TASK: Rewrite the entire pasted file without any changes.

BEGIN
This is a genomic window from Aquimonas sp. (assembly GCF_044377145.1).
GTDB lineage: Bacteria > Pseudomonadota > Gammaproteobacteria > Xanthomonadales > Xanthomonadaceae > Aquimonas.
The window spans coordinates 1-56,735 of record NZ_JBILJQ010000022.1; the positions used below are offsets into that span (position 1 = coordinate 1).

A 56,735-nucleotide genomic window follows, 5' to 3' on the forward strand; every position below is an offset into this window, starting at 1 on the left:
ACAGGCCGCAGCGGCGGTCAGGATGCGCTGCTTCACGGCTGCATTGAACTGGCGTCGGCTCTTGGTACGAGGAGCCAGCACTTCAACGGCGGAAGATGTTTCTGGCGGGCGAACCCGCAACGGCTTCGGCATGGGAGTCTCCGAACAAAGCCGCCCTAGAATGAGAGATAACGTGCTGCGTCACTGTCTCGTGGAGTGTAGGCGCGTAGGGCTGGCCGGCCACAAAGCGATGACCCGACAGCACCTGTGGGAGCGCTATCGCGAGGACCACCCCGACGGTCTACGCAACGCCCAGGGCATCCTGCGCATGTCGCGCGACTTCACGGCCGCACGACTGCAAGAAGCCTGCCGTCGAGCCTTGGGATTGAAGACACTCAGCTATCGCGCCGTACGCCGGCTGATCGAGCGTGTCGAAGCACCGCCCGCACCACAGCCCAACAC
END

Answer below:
This is a genomic window from Aquimonas sp. (assembly GCF_044377145.1).
GTDB lineage: Bacteria > Pseudomonadota > Gammaproteobacteria > Xanthomonadales > Xanthomonadaceae > Aquimonas.
The window spans coordinates 1-56,735 of record NZ_JBILJQ010000022.1; the positions used below are offsets into that span (position 1 = coordinate 1).

A 56,735-nucleotide genomic window follows, 5' to 3' on the forward strand; every position below is an offset into this window, starting at 1 on the left:
ACAGGCCGCAGCGGCGGTCAGGATGCGCTGCTTCACGGCTGCATTGAACTGGCGTCGGCTCTTGGTACGAGGAGCCAGCACTTCAACGGCGGAAGATGTTTCTGGCGGGCGAACCCGCAACGGCTTCGGCATGGGAGTCTCCGAACAAAGCCGCCCTAGAATGAGAGATAACGTGCTGCGTCACTGTCTCGTGGAGTGTAGGCGCGTAGGGCTGGCCGGCCACAAAGCGATGACCCGACAGCACCTGTGGGAGCGCTATCGCGAGGACCACCCCGACGGTCTACGCAACGCCCAGGGCATCCTGCGCATGTCGCGCGACTTCACGGCCGCACGACTGCAAGAAGCCTGCCGTCGAGCCTTGGGATTGAAGACACTCAGCTATCGCGCCGTACGCCGGCTGATCGAGCGTGTCGAAGCACCGCCCGCACCACAGCCCAACAC